You will call your local vet, and the receptionist will say the vet cannot come to the house, but you can bring your dog to the office any time. Your eyes will have that sandpapery feel. You won’t know why, but you will feel the need to shower while your poor dog is suffering in the other room. Maybe you just want to make sure. Maybe you will get out of the shower and she will have stopped dry heaving, and she will be better!
So you will dry off and get dressed and you will realize you can’t wait for your husband to be done with his meeting. It is time.
You will lift your old dog from her bed and carry her down the stairs. She will not resist you. You will put her on the grass, and she will sniff around and go to the bathroom, and this last act of normal doggy behavior will nearly bring you to your knees.
You will call her, your voice cracking. She will see the hand motions you now use since she can no longer hear you, and she will look into the car as if she might try to jump into it. Before she can try, you will lift her into the car, and put her on her bed. She will smile, knowing she is going somewhere.
You will call your ex, telling him you are on your way to the vet … that it is time. You will call your friend Eve, who has three dogs, because you figure she might offer you some words of wisdom, and she does. She tells you to have them do it in the car. She will tell you that is how she has had all her dogs put down.
When you walk into your vet’s front office, everyone will know why you are there. The front office staff will tell you they will help you carry her in. You look around at all the other pet owners with their animals who will have to watch this. Your vet will agree to come out to the car. You are thankful for your friend who told you to have it done that way. You will go out to the car, open the back and sit with your dog in the morning sun.
The front office person will come out with paperwork. He will ask if you want your dog’s paw print. You will imagine them sticking the dead paw into a mold and quickly say no. Then you realize that your ex might want said paw print, so you call him.
“Do you want her paw print?” you say when he picks up.
“You know, they make a plaster imprint of her paw.” Then you add, “But they do it after she’s dead.”
Your ex will agree that the $79.95 paw print isn’t needed.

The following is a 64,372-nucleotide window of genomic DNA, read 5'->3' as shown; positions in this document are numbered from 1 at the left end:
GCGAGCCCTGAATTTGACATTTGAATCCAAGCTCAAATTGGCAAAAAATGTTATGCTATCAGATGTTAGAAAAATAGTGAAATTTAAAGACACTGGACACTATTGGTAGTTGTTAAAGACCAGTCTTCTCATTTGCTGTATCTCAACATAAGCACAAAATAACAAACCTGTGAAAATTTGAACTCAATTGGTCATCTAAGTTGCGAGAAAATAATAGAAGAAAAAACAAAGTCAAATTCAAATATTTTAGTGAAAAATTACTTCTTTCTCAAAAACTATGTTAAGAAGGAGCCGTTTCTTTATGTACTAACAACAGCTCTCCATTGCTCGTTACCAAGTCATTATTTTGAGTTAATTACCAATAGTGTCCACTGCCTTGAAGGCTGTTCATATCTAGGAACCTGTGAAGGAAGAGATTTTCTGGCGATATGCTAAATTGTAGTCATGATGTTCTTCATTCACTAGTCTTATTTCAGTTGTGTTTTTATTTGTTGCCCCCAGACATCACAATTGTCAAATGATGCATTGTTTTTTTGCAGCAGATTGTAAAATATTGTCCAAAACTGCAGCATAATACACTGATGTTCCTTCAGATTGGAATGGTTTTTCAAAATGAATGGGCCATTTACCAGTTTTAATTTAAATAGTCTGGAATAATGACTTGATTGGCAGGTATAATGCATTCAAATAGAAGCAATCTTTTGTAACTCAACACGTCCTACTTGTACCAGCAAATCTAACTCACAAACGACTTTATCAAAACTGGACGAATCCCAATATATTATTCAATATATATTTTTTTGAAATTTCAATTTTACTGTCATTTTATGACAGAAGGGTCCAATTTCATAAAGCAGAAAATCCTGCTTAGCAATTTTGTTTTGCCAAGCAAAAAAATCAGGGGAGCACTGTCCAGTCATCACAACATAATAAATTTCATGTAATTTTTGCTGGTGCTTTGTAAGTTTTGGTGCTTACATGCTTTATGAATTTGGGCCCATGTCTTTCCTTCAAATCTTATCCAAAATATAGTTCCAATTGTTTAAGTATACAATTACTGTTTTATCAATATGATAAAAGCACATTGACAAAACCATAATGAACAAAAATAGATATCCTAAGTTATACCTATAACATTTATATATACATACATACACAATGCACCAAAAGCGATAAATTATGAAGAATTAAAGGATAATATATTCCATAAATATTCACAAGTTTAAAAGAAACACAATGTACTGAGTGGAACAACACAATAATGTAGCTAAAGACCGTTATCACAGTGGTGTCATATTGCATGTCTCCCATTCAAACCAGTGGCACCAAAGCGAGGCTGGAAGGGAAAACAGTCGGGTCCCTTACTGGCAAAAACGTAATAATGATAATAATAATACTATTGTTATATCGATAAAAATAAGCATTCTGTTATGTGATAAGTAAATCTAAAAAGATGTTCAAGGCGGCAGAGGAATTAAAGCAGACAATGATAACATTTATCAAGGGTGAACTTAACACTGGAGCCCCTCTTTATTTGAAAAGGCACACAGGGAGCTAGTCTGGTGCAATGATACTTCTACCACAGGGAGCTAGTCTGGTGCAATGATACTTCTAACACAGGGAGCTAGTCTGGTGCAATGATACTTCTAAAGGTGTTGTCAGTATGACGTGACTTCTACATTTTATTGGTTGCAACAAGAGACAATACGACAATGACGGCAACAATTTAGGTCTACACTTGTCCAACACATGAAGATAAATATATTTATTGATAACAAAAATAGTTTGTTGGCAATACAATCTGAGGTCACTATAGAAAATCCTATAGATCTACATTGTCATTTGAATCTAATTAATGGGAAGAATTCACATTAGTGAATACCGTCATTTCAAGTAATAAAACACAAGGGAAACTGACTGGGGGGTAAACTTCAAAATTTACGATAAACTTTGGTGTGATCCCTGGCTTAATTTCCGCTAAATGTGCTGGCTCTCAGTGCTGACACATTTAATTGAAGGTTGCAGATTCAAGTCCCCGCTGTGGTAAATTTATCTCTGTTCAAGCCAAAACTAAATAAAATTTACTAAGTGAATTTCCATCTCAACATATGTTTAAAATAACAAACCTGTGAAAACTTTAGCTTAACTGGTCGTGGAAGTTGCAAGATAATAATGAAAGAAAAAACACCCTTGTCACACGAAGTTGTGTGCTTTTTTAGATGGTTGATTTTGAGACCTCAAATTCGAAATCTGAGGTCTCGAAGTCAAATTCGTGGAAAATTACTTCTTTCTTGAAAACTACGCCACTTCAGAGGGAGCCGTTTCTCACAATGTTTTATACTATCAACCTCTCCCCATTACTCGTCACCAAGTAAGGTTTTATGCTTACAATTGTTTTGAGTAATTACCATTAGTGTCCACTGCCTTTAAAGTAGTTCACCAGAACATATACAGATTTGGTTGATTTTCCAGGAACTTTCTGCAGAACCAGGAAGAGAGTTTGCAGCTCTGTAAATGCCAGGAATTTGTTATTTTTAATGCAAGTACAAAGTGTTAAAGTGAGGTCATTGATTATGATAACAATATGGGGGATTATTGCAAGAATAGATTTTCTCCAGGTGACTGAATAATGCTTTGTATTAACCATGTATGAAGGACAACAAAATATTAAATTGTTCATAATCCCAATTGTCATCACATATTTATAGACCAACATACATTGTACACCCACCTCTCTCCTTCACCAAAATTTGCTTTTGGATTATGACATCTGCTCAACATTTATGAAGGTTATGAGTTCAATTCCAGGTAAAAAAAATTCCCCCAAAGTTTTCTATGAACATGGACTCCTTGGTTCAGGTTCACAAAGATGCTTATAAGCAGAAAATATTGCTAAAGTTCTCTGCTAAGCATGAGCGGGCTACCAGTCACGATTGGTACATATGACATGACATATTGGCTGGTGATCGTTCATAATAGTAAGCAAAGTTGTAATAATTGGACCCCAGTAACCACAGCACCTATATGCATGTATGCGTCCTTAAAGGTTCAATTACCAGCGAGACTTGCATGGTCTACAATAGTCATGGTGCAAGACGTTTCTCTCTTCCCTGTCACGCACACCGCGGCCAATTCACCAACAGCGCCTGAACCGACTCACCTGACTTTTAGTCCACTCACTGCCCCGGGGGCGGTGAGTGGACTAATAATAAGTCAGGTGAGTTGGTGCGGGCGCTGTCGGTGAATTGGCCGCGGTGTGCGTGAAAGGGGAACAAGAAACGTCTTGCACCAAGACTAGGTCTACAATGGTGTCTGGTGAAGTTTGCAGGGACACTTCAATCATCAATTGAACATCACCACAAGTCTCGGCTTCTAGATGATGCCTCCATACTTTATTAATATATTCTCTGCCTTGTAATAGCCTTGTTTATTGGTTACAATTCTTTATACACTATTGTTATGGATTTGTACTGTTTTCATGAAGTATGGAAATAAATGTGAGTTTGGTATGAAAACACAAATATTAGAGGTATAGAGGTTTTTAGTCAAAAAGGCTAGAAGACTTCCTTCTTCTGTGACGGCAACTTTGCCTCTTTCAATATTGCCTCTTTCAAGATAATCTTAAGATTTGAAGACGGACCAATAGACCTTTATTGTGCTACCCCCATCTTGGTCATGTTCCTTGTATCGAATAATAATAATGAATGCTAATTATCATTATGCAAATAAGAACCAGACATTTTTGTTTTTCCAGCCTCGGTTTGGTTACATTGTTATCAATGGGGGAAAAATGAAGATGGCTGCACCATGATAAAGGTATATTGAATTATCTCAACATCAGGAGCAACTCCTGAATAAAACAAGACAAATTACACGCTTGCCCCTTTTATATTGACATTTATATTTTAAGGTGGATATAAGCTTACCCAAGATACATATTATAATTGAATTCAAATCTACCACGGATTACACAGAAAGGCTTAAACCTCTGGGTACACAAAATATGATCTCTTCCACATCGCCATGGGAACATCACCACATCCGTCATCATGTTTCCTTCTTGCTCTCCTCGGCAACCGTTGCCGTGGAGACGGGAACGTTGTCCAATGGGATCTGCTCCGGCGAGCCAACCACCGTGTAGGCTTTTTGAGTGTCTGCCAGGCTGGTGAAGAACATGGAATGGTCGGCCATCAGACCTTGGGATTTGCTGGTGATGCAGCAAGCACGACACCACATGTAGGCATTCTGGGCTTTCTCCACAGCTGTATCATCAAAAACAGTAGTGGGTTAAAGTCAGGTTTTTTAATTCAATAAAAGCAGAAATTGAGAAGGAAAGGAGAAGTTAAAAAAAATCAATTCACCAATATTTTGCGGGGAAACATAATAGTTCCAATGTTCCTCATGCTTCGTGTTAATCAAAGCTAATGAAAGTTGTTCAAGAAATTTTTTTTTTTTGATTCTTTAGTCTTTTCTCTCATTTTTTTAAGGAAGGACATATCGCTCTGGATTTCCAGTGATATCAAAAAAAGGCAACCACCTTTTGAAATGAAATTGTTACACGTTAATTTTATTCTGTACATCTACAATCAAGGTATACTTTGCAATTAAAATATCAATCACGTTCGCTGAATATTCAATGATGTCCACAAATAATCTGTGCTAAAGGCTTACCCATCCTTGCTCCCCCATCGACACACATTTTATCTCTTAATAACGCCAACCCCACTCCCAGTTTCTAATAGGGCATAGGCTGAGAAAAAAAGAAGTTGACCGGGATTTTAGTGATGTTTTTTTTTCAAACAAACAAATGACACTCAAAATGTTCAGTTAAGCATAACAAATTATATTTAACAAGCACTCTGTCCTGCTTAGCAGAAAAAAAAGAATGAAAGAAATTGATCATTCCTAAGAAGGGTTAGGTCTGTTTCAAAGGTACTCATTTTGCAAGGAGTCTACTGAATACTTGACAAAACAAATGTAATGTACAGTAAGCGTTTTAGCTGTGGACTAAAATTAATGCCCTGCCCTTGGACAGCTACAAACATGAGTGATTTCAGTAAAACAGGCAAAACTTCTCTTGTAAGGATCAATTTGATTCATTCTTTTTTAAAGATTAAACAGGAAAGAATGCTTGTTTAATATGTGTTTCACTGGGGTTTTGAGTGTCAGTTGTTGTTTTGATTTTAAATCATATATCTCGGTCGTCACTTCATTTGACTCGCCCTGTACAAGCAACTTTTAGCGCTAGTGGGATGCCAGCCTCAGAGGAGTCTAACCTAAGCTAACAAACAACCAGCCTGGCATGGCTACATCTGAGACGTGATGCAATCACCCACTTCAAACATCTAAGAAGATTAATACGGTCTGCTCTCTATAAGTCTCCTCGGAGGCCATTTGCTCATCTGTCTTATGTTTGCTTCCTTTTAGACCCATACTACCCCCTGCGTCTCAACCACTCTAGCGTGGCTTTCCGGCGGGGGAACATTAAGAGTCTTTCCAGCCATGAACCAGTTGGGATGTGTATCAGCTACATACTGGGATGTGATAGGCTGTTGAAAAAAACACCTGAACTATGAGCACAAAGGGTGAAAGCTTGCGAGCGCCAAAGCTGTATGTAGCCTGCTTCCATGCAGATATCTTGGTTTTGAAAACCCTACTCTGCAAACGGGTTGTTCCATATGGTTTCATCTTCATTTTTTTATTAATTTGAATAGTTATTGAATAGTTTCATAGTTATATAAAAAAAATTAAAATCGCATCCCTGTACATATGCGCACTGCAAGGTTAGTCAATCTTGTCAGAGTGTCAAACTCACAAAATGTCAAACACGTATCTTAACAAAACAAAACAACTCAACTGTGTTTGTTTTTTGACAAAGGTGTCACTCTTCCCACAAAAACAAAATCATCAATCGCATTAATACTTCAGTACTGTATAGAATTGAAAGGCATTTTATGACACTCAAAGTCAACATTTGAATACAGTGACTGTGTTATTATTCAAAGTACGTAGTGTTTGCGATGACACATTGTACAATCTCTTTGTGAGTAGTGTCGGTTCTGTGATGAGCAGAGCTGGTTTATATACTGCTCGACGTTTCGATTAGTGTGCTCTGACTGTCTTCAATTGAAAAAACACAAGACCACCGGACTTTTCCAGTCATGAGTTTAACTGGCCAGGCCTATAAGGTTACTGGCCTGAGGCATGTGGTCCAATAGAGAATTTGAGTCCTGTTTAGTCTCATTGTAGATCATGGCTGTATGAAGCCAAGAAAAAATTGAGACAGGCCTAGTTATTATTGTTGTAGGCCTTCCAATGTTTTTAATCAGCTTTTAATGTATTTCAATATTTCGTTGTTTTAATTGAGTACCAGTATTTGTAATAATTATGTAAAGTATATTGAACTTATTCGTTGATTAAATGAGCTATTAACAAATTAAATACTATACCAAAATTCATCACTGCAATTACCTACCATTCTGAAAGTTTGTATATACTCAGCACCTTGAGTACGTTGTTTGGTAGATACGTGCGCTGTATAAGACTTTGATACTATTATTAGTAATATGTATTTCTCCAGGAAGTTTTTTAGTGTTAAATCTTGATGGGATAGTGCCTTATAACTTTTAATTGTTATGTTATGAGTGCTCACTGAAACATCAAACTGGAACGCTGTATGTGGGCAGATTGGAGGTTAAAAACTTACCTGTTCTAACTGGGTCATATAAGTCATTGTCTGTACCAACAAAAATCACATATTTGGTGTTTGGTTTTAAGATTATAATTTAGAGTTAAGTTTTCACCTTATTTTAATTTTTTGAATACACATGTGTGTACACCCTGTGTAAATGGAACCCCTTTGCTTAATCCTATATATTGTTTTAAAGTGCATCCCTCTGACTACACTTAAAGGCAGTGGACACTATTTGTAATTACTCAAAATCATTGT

“But you are doing the private cremation, right?”
“Yeah,” you will answer.
“Call me. Later.”
You agree that you will.
You also agree to the more expensive “private cremation,” even though a former student has offered to dig a hole in your yard.
Here’s what you need to know if you are afraid of the actual procedure. Don’t be. You will not believe how easy the dying is. Afterward, you will wonder why we can’t let our humans go in this way, with compassion and kindness and love.
Here’s what happens: The vet tech will tell you that your dog will be given something to calm her down, make her “loopy.” You will ask if you can have some. “Only if you want to puke,” your vet will say. “It makes dogs feel great, not so much with humans.” Your dog will very quickly stop dry heaving and foaming at the mouth. She will lay her head down and seem to be in a very happy place. You will pet her and talk to her and do your best not to cry because you do not want to upset her. Then the vet will say she is giving the second injection. You will keep your hand on your dog’s chest, feel her heart slow and then stop.
“We’ll be right back,” your vet will tell you. “Take a few minutes.”
That is when you will bury your face in the fur of your dead dog and you will wail. The vet and vet tech will come back with a little stretcher, they will lift your dog onto it and cover her with a fuzzy ducky blanket that seems at once sentimental and silly, but heartbreaking, really.
The next day, you will relay your story to your running partner, and when you get to the ducky blanket, your voice will crack. You will have to stop talking. Your friend will say, “That isn’t heartbreaking. It’s soulbreaking.”
And so it was.
As with most dogs, Riva Jones taught me how to be a better creature in the world. How to live in the moment, to go with the flow. How to be a friend. How to live and, finally, how to let go.